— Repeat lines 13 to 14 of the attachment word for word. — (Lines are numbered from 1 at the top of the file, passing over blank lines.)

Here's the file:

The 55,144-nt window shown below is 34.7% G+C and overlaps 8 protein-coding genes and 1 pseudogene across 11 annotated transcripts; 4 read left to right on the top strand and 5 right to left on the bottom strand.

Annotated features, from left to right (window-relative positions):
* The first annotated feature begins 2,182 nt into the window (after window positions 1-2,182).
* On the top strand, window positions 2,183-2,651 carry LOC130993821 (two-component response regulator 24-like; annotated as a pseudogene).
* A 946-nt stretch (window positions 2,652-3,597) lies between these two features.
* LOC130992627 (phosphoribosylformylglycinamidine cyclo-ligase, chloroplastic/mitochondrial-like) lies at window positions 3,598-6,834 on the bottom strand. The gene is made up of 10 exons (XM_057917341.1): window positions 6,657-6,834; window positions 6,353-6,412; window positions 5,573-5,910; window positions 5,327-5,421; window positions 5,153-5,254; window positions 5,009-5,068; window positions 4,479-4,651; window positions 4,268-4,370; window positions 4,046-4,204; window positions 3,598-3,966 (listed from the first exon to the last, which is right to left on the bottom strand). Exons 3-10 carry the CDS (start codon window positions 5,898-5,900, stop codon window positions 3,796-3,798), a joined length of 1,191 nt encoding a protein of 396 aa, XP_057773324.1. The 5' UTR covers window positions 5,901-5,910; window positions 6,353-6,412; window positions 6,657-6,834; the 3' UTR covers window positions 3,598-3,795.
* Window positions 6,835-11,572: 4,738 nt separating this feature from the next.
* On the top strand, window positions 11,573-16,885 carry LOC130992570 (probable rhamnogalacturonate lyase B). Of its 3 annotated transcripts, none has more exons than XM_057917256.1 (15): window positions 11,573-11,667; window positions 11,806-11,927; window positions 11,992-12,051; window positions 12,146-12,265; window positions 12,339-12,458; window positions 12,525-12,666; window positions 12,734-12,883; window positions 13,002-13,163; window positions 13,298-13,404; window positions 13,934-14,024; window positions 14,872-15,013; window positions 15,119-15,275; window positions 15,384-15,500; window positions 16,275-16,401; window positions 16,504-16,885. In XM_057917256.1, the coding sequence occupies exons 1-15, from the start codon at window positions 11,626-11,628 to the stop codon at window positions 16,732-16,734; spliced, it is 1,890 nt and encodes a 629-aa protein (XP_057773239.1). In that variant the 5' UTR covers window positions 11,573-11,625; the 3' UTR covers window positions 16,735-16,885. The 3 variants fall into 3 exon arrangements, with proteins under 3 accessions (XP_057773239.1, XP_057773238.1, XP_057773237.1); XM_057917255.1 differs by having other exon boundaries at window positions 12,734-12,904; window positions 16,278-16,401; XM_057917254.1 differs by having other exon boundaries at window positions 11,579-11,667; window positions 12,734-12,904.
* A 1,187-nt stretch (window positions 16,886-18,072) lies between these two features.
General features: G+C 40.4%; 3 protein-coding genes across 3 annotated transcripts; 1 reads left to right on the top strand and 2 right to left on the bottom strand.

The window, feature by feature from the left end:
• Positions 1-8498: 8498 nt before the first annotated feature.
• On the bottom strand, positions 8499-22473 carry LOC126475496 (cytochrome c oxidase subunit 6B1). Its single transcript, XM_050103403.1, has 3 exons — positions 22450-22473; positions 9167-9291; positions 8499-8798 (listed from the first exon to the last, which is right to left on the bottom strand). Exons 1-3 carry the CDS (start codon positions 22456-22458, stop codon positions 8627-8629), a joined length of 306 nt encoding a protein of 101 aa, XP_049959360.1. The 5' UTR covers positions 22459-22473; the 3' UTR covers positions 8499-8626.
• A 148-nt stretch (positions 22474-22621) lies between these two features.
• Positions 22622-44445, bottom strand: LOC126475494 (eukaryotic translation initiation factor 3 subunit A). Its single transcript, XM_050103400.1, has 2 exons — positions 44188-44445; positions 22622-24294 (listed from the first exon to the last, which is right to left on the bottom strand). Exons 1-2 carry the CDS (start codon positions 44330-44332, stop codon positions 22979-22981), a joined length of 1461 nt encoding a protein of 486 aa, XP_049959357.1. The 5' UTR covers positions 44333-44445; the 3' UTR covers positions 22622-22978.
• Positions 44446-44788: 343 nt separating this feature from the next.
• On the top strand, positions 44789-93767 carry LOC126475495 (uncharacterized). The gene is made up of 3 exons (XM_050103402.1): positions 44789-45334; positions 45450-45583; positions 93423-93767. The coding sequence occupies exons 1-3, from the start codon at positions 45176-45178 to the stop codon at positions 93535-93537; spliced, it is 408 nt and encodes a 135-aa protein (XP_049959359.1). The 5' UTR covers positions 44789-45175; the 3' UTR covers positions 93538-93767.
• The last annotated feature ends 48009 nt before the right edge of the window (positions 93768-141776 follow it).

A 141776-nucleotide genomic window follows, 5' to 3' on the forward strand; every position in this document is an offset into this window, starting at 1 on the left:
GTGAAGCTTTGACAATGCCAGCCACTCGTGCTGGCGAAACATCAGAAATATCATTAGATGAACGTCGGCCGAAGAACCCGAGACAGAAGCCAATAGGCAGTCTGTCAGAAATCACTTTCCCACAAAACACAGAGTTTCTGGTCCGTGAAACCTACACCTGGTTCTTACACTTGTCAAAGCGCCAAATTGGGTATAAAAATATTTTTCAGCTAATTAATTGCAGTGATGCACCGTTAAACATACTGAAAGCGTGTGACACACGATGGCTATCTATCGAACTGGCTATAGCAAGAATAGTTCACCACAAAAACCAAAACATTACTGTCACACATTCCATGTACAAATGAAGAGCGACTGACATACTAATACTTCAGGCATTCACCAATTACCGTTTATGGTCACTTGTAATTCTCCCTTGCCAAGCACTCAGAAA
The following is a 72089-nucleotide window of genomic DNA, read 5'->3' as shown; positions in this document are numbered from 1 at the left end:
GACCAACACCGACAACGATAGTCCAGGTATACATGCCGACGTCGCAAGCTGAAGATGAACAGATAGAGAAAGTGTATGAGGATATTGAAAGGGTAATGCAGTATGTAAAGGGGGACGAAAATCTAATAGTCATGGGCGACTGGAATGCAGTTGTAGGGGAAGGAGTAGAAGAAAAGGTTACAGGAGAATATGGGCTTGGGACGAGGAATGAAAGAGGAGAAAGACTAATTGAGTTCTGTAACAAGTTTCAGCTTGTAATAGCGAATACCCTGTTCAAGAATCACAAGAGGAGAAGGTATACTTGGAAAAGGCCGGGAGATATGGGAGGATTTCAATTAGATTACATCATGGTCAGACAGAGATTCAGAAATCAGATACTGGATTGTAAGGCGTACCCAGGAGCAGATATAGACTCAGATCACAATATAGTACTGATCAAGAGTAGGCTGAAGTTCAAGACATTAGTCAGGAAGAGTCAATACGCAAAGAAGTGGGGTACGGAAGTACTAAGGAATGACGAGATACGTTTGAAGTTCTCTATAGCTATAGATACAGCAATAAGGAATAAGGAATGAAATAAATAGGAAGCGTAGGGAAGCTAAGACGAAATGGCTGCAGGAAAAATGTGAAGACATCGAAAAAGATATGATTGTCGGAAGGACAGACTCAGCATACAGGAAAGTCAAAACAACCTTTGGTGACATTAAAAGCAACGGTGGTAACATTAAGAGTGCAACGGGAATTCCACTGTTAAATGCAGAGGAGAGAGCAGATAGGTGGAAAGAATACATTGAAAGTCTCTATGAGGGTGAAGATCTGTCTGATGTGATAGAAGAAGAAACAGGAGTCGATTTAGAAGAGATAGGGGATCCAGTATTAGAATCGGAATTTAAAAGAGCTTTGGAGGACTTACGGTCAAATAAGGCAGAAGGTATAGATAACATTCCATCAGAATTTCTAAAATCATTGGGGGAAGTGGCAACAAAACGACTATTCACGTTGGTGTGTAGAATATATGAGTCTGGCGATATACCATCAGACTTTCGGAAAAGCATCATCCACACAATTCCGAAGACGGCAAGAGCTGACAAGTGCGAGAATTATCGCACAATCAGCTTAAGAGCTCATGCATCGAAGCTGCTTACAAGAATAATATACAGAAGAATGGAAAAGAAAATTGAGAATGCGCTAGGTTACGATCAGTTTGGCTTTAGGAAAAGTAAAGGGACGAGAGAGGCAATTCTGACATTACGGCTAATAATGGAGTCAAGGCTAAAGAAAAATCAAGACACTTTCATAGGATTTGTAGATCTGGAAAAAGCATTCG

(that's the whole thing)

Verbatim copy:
• On the bottom strand, positions 8499-22473 carry LOC126475496 (cytochrome c oxidase subunit 6B1). Its single transcript, XM_050103403.1, has 3 exons — positions 22450-22473; positions 9167-9291; positions 8499-8798 (listed from the first exon to the last, which is right to left on the bottom strand). Exons 1-3 carry the CDS (start codon positions 22456-22458, stop codon positions 8627-8629), a joined length of 306 nt encoding a protein of 101 aa, XP_049959360.1. The 5' UTR covers positions 22459-22473; the 3' UTR covers positions 8499-8626.
• A 148-nt stretch (positions 22474-22621) lies between these two features.